Gurus see green
In this age of rapid commercialisation, it is not surprising that the once hallowed profession of teaching should be infected with the money bug. In the latest episode, teachers of Mahendra Multiple Campus (MMC) in Nepalgunj are reported to be bunking their regular classes to act as invigilators for grade XII Higher Secondary Education Board (HSEB) exams. Nearly 4,000 MMC students, with their finals round the corner, were justifiably outraged. What more, the MMC teachers turned out to be blatant liars, assuring HSEB authorities they were only employed with the higher secondary operator while the truth is that the majority of the 156 take classes at private schools.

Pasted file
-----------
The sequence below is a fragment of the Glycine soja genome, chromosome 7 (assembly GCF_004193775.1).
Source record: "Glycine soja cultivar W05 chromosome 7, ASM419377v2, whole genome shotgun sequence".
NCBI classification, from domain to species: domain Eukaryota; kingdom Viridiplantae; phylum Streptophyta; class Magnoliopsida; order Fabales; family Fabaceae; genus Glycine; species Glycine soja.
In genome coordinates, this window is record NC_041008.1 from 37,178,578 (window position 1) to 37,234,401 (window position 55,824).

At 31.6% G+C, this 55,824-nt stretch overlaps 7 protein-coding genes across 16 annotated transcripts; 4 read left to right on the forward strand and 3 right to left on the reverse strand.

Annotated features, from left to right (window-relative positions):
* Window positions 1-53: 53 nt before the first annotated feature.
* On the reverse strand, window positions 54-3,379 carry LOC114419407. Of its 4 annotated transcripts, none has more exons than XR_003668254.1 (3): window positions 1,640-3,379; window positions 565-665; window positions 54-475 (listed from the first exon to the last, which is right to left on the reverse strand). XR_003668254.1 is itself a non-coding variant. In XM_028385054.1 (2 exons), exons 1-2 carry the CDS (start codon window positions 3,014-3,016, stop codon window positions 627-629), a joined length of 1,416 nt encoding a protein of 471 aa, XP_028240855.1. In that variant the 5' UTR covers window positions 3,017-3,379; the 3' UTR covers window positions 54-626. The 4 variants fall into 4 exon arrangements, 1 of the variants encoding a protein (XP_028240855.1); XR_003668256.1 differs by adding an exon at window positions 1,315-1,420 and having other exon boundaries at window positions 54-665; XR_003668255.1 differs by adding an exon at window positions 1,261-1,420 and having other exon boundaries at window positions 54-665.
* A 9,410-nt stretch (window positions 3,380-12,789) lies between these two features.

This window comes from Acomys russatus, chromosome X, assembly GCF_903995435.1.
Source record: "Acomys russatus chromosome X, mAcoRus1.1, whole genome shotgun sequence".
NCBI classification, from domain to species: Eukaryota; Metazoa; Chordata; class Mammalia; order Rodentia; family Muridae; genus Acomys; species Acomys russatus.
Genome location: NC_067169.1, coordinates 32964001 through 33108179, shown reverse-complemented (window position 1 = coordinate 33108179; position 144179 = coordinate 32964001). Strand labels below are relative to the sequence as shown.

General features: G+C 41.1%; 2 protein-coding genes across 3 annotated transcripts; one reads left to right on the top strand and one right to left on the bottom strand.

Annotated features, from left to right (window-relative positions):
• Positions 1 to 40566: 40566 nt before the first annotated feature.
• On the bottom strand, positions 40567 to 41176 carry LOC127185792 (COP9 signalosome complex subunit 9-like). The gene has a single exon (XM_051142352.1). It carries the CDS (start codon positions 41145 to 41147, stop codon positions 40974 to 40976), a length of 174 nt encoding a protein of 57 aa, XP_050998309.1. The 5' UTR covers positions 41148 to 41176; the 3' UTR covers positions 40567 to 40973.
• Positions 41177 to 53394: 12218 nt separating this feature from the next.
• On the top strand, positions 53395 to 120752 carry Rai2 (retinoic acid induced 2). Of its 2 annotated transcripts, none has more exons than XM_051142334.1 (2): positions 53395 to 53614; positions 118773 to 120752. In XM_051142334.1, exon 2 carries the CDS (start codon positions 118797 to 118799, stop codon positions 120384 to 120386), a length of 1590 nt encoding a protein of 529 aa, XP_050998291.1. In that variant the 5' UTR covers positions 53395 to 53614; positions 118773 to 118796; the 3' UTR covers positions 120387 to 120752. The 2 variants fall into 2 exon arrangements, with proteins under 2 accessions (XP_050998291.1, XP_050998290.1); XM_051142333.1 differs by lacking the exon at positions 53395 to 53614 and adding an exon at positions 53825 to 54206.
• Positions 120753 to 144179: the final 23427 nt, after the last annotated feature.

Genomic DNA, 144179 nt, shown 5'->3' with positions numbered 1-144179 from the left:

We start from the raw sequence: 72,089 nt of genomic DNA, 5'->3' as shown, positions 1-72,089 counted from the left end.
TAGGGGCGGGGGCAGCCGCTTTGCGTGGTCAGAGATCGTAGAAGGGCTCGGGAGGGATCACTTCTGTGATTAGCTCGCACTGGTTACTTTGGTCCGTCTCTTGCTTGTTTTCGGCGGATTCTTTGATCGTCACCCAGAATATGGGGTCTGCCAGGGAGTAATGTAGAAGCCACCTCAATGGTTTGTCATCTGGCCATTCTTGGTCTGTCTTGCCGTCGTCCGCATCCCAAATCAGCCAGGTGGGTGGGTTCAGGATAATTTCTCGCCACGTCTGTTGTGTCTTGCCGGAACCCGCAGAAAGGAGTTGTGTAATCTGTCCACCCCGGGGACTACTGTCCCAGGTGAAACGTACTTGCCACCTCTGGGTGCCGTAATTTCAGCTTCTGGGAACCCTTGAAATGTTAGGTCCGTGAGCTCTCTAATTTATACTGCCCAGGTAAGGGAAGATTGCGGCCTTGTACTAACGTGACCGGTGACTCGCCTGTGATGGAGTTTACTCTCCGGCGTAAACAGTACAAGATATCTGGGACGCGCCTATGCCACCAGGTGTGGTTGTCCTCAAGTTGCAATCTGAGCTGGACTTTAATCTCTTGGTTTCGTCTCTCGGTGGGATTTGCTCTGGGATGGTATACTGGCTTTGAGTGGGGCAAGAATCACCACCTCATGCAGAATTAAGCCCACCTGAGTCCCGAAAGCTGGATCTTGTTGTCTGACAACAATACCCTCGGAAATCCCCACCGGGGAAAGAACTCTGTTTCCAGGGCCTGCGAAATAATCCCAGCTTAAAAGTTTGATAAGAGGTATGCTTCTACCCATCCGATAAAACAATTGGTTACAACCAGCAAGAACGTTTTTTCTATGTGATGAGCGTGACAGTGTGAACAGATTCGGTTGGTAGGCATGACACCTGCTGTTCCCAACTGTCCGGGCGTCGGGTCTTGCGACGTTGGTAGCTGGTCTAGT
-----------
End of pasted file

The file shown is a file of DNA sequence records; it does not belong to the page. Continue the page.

Unfortunately, the Nepalgung episode is emblamatic of the malaise afflicting higher education across the country. For instance, teachers in government colleges in Kathmandu are notorious for advising students to attend private tution classes. The instructors, not unjustifiably, complain about their meagre perks. But that is no excuse for ignoring their primary duty of imparting impartial education to all their students. There plainly is a need for a code of conduct specifying how many educational establishments a teacher may cover at a time. For if the current trend continues, more and more students will leave Nepal for higher education, emptying the country of the much needed financial resources as well as able-bodied manpower.